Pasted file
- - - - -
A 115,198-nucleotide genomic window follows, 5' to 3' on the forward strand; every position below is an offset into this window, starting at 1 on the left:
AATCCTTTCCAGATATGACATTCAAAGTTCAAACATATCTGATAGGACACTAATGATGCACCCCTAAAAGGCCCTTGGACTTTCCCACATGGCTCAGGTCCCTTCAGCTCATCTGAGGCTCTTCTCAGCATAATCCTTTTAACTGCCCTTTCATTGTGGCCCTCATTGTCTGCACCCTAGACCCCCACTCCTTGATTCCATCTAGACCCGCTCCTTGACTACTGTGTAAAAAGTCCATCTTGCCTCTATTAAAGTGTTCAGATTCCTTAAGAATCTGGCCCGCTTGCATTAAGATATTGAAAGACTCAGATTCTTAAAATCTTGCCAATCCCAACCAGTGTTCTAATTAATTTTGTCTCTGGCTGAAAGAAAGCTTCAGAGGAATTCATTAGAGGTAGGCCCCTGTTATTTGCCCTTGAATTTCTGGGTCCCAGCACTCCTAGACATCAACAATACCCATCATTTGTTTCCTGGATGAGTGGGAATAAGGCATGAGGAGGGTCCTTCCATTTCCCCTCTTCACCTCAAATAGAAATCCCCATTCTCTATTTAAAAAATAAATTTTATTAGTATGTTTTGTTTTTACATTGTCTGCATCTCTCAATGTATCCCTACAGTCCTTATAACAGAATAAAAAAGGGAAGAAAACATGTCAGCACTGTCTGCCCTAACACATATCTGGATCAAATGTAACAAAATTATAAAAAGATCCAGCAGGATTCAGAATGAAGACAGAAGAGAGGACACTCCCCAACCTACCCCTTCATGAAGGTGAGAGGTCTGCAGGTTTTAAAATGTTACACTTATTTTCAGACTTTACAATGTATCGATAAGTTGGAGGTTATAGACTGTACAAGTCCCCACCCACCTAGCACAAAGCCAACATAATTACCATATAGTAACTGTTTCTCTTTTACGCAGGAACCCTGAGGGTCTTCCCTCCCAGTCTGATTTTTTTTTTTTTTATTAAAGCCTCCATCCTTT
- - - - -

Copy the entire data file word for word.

A 115,198-nucleotide genomic window follows, 5' to 3' on the forward strand; every position below is an offset into this window, starting at 1 on the left:
AATCCTTTCCAGATATGACATTCAAAGTTCAAACATATCTGATAGGACACTAATGATGCACCCCTAAAAGGCCCTTGGACTTTCCCACATGGCTCAGGTCCCTTCAGCTCATCTGAGGCTCTTCTCAGCATAATCCTTTTAACTGCCCTTTCATTGTGGCCCTCATTGTCTGCACCCTAGACCCCCACTCCTTGATTCCATCTAGACCCGCTCCTTGACTACTGTGTAAAAAGTCCATCTTGCCTCTATTAAAGTGTTCAGATTCCTTAAGAATCTGGCCCGCTTGCATTAAGATATTGAAAGACTCAGATTCTTAAAATCTTGCCAATCCCAACCAGTGTTCTAATTAATTTTGTCTCTGGCTGAAAGAAAGCTTCAGAGGAATTCATTAGAGGTAGGCCCCTGTTATTTGCCCTTGAATTTCTGGGTCCCAGCACTCCTAGACATCAACAATACCCATCATTTGTTTCCTGGATGAGTGGGAATAAGGCATGAGGAGGGTCCTTCCATTTCCCCTCTTCACCTCAAATAGAAATCCCCATTCTCTATTTAAAAAATAAATTTTATTAGTATGTTTTGTTTTTACATTGTCTGCATCTCTCAATGTATCCCTACAGTCCTTATAACAGAATAAAAAAGGGAAGAAAACATGTCAGCACTGTCTGCCCTAACACATATCTGGATCAAATGTAACAAAATTATAAAAAGATCCAGCAGGATTCAGAATGAAGACAGAAGAGAGGACACTCCCCAACCTACCCCTTCATGAAGGTGAGAGGTCTGCAGGTTTTAAAATGTTACACTTATTTTCAGACTTTACAATGTATCGATAAGTTGGAGGTTATAGACTGTACAAGTCCCCACCCACCTAGCACAAAGCCAACATAATTACCATATAGTAACTGTTTCTCTTTTACGCAGGAACCCTGAGGGTCTTCCCTCCCAGTCTGATTTTTTTTTTTTTTATTAAAGCCTCCATCCTTT